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Publication numberUS4310833 A
Publication typeGrant
Application numberUS 06/112,297
Publication dateJan 12, 1982
Filing dateJan 15, 1980
Priority dateJan 15, 1980
Publication number06112297, 112297, US 4310833 A, US 4310833A, US-A-4310833, US4310833 A, US4310833A
InventorsMitsuo Sakaguchi
Original AssigneeKobishi America, Inc.
Export CitationBiBTeX, EndNote, RefMan
External Links: USPTO, USPTO Assignment, Espacenet
Electrically-energized horn
US 4310833 A
An electrically-energized horn is provided which is particularly suited for use in fire alarm and burglar alarm systems, and which includes a built-in solid state electronic drive circuit including a timer network for de-energizing the horn a predetermined time after it has been activated.
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What is claimed is:
1. An electrically-energized horn comprising: a casing including a tubular portion at one end and an outwardly flared portion extending towards its other end; an acoustic conduit mounted in said casing coaxially with said tubular portion and having a throat facing said one end of said casing; a horn mounted in said casing and enclosing said acoustic conduit; a movable bobbin mounted in said casing adjacent to said throat of said conduit; electromagnetic means coupled to said bobbin for causing said bobbin to move reciprocally with respect to said throat, said electromagnetic means comprising magnetic means mounted in said tubular portion of said casing in coaxial relationship with said bobbin and an electric coil wound around said bobbin; a diaphragm mounted in said tubular portion to said casing and mechanically coupled to said bobbin; a printed circuit board mounted in said tubular portion adjacent to said one end of said casing and extending thereacross; and a solid state electronic circuit mounted on said circuit board in said tubular portion of said casing and electrically connected to said electric coil, said solid state electronic circuit including circuitry for supplying driving electric power to said electromagnetic means, and said electronic circuit including a timer network for cutting off the driving electric power to said electromagnetic means a predetermined time after the electronic circuit has been energized.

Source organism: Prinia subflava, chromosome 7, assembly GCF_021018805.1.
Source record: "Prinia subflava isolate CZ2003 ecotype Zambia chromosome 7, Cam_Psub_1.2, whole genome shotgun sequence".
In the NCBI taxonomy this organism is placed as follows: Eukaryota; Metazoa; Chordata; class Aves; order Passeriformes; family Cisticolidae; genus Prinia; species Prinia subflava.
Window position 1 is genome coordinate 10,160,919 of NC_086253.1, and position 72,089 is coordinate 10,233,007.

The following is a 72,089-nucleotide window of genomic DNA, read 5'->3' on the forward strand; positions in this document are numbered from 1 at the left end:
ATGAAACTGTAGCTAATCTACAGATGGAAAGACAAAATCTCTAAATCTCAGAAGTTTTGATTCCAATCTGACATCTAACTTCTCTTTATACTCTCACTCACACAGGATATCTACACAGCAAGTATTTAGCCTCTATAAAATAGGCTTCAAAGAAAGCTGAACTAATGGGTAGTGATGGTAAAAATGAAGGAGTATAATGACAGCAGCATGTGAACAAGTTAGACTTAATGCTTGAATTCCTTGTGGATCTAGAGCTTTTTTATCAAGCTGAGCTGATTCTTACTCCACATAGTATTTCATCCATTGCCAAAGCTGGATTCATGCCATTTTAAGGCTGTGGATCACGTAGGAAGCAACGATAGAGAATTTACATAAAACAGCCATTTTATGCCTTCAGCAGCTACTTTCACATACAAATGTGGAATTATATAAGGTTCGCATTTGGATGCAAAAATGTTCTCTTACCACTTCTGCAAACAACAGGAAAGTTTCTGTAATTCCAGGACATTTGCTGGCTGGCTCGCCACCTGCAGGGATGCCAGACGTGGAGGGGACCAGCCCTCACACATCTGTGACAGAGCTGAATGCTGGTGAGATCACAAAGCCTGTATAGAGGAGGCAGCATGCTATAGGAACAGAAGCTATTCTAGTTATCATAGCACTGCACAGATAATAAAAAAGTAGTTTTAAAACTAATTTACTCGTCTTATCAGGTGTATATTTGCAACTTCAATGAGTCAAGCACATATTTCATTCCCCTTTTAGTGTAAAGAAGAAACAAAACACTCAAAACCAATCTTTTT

The invention is concerned with a horn in which sound is produced by a diaphragm set in rapid vibration by appropriate electromagnetic means, and in which the sound is amplified by an acoustic conduit. The horn of the invention has particular application in automatic fire and burglar alarm systems, as mentioned above. As also mentioned above, a feature of the horn of the invention is that it includes a self-contained solid state drive and cut-off circuit, so that it is merely necessary to connect the unit into an automatic alarm system, and the unit provides its own drive power and automatic cut-off.

A particular commercial embodiment of the horn of the invention has been constructed, and the constructed embodiment has a 12-volt direct current rating, and draws a maximum of 850 milliamps. The constructed unit develops a sound intensity of about 104 Db at 10 feet. The cut-off timer circuit in the constructed embodiment is timed to de-activate the horn automatically 300 seconds 36 seconds after the unit has been activated. The foregoing specifications, of course, are given merely by way of example, and are not intended to limit the invention in any way.


FIG. 1 is a side elevational view of a horn constructed in accordance with the concepts of the present invention;

FIG. 2 is an end view of the unit taken from the right in FIG. 1;

FIG. 3 is a section taken along the line 3--3 in FIG. 2, and on an enlarged scale with respect to the representations of FIGS. 1 and 2; and

FIG. 4 is a schematic diagram of a solid state electronic circuit which is contained within the unit.